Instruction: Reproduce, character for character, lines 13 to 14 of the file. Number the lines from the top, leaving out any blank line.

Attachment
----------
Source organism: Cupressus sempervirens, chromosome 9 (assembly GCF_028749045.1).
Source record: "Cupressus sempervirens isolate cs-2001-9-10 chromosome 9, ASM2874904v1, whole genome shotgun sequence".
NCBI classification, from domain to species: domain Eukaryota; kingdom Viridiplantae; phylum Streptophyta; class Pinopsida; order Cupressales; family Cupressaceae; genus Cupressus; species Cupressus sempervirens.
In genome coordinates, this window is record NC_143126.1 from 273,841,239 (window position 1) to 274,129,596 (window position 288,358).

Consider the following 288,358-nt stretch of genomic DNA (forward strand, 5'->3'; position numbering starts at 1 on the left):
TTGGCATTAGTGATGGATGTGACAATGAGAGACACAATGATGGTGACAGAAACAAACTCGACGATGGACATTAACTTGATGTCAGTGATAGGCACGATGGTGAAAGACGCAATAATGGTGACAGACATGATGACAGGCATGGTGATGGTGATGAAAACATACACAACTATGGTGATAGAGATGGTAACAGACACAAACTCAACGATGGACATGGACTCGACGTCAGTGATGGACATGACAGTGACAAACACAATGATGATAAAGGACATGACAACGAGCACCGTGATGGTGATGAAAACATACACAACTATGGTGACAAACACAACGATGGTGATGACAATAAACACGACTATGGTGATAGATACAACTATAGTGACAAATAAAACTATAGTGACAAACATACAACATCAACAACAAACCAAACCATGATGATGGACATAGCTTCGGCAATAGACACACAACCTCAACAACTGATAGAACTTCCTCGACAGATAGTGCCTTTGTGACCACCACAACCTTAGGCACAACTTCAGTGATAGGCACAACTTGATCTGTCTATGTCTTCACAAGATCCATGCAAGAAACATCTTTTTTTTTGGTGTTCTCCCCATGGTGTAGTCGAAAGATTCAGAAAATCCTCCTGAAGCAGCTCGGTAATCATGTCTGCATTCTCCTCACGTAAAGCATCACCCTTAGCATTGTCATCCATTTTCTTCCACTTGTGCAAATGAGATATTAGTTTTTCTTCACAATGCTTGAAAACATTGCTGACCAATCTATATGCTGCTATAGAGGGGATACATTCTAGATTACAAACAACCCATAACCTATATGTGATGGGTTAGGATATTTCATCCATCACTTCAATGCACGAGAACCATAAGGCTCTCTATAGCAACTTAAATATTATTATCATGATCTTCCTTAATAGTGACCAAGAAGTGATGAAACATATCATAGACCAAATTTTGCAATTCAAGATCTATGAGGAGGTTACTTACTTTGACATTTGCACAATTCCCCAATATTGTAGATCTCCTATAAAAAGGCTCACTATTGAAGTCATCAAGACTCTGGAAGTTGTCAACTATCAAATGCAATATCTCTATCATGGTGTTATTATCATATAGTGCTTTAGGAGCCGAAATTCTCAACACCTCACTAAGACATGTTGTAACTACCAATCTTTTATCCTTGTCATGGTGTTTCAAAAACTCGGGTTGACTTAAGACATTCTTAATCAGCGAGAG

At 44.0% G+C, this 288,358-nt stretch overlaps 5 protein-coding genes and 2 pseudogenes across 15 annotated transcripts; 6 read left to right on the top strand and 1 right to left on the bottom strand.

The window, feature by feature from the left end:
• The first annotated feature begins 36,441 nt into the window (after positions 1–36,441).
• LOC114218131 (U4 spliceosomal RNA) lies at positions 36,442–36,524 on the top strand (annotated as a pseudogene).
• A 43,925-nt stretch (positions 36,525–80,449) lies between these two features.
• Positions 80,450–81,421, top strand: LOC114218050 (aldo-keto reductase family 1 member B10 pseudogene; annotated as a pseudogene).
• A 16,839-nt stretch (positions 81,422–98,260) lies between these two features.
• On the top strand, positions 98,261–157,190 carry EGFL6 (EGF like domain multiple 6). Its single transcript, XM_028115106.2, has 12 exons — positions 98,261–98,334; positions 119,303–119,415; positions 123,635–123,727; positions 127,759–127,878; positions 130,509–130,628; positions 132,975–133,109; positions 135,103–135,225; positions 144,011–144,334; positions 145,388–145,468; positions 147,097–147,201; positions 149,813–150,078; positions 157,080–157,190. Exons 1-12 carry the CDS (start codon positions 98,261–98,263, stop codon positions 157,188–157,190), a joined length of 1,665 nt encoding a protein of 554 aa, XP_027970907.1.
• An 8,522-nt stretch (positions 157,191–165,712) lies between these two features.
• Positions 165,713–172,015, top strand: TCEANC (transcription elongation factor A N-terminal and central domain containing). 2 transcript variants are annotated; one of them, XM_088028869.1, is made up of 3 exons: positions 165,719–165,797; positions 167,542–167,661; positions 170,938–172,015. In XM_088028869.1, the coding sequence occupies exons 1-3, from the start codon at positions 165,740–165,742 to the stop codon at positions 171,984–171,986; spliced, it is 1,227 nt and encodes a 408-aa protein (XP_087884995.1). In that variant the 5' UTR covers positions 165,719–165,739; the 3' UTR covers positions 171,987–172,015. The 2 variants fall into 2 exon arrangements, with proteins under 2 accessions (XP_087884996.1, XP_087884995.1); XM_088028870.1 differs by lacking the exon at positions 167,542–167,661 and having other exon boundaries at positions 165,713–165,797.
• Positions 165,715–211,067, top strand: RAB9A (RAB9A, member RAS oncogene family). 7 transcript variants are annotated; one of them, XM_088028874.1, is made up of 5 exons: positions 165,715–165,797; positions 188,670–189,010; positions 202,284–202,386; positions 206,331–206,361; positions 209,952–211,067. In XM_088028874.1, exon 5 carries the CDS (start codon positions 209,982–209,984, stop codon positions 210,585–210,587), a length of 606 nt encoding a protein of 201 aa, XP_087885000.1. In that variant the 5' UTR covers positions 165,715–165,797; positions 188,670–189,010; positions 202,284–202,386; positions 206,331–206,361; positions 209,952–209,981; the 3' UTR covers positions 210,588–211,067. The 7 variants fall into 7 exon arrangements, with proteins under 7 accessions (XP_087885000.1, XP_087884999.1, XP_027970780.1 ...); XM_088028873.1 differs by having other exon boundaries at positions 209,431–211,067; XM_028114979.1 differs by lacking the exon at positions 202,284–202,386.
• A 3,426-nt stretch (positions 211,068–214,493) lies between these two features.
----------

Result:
• A 16,839-nt stretch (positions 81,422–98,260) lies between these two features.
• On the top strand, positions 98,261–157,190 carry EGFL6 (EGF like domain multiple 6). Its single transcript, XM_028115106.2, has 12 exons — positions 98,261–98,334; positions 119,303–119,415; positions 123,635–123,727; positions 127,759–127,878; positions 130,509–130,628; positions 132,975–133,109; positions 135,103–135,225; positions 144,011–144,334; positions 145,388–145,468; positions 147,097–147,201; positions 149,813–150,078; positions 157,080–157,190. Exons 1-12 carry the CDS (start codon positions 98,261–98,263, stop codon positions 157,188–157,190), a joined length of 1,665 nt encoding a protein of 554 aa, XP_027970907.1.